What poetry means to Popcorn (12 year old from NYC)
National Poetry Slam 2nd place winner
12 year old poet
There are lots of tricky situations when it comes to educating children. But whether or not to take food out of a hungry child’s hands and throw it out should be one of the easiest calls for an administrator to make. And yet. Students lined up for lunchtime at Uintah Elementary School last Tuesday expecting to receive lunch just like any other day. But a school official had changed the rules: Now, if a student’s prepaid lunch account had insufficient funds, cafeteria workers were to take back the lunch, which costs about $2, and throw it out. So on Tuesday, when about 40 Uintah Elementary students tried to pay for their lunch at the end of the lunch line, cafeteria workers took their lunch and threw it into the trash.
This Dickensian scene inspired near-universal condemnation. When the district posted an apology on its Facebook page, it attracted more than 8,000 comments. One wrote, “Shame on every one of you for this for the actions taken or for standing by and allowing this to happen. You should ALL be fired. I am ashamed of you.” Another commented, “This is so disgusting! Why would anyone do this to little children?” One mother, whose 11-year-old daughter had her lunch thrown out, told the Salt Lake Tribune the incident was “traumatic and humiliating.” Another Facebook post announcing the decision to put the cafeteria manager and her supervisor on paid leave got more than 1,500 comments. Many commenters called for the employees to be fired. One wrote, “Paid leave?? PAID LEAVE???? Paid leave is for vacations, on the job injuries, and expecting mothers! NOT for BULLIES who take lunch from children!!”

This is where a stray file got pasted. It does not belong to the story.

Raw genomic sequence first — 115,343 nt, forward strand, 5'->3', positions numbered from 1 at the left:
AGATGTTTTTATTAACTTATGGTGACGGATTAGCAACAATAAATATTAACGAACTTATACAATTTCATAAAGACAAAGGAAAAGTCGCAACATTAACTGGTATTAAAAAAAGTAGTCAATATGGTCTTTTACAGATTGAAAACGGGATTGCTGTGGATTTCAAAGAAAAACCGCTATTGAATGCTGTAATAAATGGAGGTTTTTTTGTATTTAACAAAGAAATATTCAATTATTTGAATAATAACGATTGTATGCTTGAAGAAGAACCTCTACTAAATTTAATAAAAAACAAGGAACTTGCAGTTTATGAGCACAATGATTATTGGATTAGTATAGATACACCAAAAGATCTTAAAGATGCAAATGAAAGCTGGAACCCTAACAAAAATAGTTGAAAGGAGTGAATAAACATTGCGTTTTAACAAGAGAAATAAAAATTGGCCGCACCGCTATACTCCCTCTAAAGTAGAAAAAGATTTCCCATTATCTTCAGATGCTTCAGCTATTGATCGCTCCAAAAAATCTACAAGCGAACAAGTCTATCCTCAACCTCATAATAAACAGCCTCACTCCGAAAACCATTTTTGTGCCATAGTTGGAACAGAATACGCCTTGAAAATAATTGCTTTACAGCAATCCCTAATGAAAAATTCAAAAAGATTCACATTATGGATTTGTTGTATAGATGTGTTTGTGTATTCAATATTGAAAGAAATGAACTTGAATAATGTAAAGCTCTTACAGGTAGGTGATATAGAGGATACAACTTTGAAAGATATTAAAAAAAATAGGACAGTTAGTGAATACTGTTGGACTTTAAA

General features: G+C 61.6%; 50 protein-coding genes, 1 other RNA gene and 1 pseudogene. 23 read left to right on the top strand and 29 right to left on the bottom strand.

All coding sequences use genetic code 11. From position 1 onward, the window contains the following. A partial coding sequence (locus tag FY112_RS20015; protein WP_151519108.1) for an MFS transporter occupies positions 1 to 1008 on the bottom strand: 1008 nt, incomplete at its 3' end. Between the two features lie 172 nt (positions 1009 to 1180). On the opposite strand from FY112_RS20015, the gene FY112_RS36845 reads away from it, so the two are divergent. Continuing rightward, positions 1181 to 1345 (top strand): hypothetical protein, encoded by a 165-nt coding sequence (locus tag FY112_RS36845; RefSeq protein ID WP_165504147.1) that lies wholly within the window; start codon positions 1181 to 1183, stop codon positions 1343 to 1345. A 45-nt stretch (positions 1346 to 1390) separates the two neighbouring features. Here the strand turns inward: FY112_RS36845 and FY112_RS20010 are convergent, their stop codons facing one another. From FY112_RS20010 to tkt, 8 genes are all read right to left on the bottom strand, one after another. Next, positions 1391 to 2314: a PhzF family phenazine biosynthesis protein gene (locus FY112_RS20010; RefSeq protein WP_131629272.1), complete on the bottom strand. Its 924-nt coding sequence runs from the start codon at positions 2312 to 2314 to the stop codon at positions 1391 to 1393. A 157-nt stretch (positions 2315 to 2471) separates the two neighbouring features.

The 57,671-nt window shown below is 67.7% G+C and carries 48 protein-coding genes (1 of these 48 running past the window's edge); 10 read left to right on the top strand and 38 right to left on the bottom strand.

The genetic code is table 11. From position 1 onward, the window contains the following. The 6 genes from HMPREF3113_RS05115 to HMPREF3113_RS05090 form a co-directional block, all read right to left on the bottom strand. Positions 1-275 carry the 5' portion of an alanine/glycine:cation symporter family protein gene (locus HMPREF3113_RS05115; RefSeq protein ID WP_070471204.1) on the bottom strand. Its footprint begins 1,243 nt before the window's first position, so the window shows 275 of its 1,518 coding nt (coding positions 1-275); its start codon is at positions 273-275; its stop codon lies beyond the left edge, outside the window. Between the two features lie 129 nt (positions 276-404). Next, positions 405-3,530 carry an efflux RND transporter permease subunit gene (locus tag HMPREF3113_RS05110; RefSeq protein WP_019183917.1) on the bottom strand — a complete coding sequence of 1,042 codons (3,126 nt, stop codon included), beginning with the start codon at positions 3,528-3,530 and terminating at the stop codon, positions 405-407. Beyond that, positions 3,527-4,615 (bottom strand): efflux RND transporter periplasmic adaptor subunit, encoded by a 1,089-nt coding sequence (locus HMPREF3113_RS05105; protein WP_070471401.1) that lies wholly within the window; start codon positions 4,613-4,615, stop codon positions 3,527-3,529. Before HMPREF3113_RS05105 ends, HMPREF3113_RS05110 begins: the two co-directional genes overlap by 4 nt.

Read more. [Image: Steve Senne/AP Photo]
THIS IS TOTALLY INSANE
In 2010, 14-year-old Laura Dekker took to the seas in her sailboat, Guppy, on a quest to become the youngest person to sail around the world alone. Maidentrip, a forthcoming feature-length documentary, follows Dekker on her voyage, told largely through footage that Dekker shot while at sea. Far from her family and without a support team, Dekker goes where the wind takes her. In an exclusive excerpt of the film above, Dekker sails from French Polynesia to Australia.
I am 800 years behind the universe, but this film is so worth seeing. Unique, genuinely well done, and leaves you feeling relatively satisfied with the universe, despite being 2 hours & 20 min long.
[Note: I don’t really know where I’ll be going with this entry. I think I’m just going to write and hope something of substance materializes.]
I am a foreigner in this city. I am not from Detroit. I do not represent the majority demographic in the city. I’m from Arizona—a place different from Detroit in many ways. In fact, the only historical connection I have to Detroit is that my dad lived here from the 50s to the 70s.